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Osian Deserted Desert Village

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The famous dune of Osian rises dramatically on the outskirts of the ancient pilgrim town. The little railway station at the base of this enormous sand cliff seems to cower in its presence even as gusts of wind whip fine grains of sand from the top of the summit into the sprawling desert surrounding the settlement. Millions of years of erosion seem to have had little or no effect on the size of the mound as it traps more sand on the face of its towering slopes than what it loses to the wind.

Likewise the town of Osian which is a bedrock of the Jain faith is in a state of flux. For like the grains of sand blowing in the wind, Jain pilgrims pour into the town each day to pay their respects at the town’s sacred Jain shrine and move on before the sun has set. For even though the town, which 5,000 years ago was the prosperous capital city of the legendary Jain King Utpal Dev and lends its name to the Osian sect of the religion not a single Jain has resided in it for thousands of years.

Followers of the faith left the town of their own accord and chose not to ever resettle in it again. Even the pujari who cares for their temple is not a Jain but a Brahmin priest. The origin of the this strange relationship between Osian and Jains goes back many thousands of years when the Jain king who ruled the town had a dream in which a celestial being delivered a divine message: a swayambhu or self-made image of Lord Mahavir was being created of milk and clay in the ground under a specific banyon tree. On the seventh day, the ruler should go to the specified spot, dig out statue, plate it with gold and enshrine it in a temple.

However, the impatient king dug out the idol a day earlier only to find that it was not perfectly formed and had an unsightly growth under its left shoulder. And even though he plated it in gold and built a magnificent temple in which it was installed the ugly blemish on the statue troubled him greatly and he instructed his royal artisan to amputate it. As soon as the deed was done, milk started to flow out of the wound. It continued to flow relentlessly until the entire town was submerged.

Meanwhile, Goddess Durga, enshrined in a neighbouring temple, was greatly perturbed by the catastrophe. If the Jains can do what they did to their god, there is no saying what they will do to me, she reasoned. And so she issued an ultimatum: woe be it to any member of the community found within the limits of the town the next day, he/she would be plagued by unimaginable disaster. Overnight, the entire Jain community in Osian packed whatever they could carry and left; never to return.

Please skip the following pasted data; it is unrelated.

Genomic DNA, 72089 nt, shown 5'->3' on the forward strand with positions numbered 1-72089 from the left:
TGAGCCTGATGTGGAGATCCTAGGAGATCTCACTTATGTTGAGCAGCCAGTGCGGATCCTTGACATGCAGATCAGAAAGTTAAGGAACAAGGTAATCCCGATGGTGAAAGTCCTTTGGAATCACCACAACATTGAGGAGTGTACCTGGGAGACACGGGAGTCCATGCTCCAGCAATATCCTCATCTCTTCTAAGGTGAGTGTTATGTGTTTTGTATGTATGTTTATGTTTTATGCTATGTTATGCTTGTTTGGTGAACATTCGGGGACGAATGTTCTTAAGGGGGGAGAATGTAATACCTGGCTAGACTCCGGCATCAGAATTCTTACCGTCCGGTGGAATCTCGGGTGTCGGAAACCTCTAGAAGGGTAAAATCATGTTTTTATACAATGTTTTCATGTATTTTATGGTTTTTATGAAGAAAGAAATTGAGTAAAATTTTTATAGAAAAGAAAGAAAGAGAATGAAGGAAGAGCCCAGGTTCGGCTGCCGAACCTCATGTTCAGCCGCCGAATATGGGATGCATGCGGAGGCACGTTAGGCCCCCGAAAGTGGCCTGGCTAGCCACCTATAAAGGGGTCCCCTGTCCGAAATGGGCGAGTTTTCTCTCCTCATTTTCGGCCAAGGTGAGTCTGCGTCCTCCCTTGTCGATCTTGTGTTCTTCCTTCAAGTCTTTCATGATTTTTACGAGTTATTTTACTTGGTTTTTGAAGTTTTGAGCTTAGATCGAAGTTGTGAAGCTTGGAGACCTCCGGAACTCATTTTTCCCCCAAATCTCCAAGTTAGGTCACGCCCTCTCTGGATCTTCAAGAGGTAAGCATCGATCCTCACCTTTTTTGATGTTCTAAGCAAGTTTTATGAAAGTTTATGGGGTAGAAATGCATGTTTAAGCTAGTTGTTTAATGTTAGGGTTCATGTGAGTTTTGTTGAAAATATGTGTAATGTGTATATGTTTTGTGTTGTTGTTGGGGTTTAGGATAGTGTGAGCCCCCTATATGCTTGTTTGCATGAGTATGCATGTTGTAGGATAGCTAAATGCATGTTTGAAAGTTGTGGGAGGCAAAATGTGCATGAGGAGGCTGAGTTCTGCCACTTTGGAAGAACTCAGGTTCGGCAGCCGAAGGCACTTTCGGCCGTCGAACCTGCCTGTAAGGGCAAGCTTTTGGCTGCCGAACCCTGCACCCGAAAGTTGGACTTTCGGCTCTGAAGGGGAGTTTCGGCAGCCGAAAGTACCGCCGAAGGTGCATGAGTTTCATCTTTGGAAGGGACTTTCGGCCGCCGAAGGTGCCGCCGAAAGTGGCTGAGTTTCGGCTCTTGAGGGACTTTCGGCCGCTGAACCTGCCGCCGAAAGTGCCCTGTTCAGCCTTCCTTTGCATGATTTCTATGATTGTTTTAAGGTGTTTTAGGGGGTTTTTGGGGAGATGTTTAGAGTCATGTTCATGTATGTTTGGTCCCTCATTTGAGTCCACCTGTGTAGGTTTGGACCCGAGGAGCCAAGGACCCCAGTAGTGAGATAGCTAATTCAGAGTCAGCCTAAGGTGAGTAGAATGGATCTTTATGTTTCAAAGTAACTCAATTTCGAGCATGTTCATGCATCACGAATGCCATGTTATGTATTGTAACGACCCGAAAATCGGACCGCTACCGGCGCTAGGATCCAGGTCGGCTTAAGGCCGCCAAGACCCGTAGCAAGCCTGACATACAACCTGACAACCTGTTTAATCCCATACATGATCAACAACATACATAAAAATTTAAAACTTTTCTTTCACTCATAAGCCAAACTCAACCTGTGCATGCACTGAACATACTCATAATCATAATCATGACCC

Historic fact or legend; it does not matter for tradition survives and even today no Jain family will settle in the town. Neither science nor legend matters when it comes to determining the era when the Jain temple was built. The Archaeological Survey of India (ASI) established that it was constructed in 8 AD; belief dates it to 3 BC. More often than not the streets outside the temple complex were quiet and devoid of the buzz that one generally associates with pilgrim sites in India.

In contrast, the Durga temple in the heart of the town is alive with activity. Devotees and cows jostle for right of way on the narrow streets lined with colourful stalls selling flowers, prasad offerings and religious icons. One leaves the turmoil of the streets and climbs a stairway framed in a series of filigreed archways up to the central shrine of the temple complex on the crest of a hillock… and into a world of glass; a crystal temple whose pillars and walls are embedded with a mosaic of mirrors and colourful chips of glass.

The courtyard of the temple overlooks the town of Osian which unraveled across the semi-arid plains of Rajasthan. As the sun starts its final descent camel carts lumber down the streets of the pilgrim town and wild peacocks perch on the rooftops of the town: silhouetted against the desert sunset.

File Facts
Osian is an hour’s drive west of Jodhpur, the closest airport

Osian (or Osiyan as the Railways spell it) station on the outskirts of the town lies between Jodhpur and Jaisalmer.

Rajasthan state transport and private buses connect the Osian to most major cities in the state.


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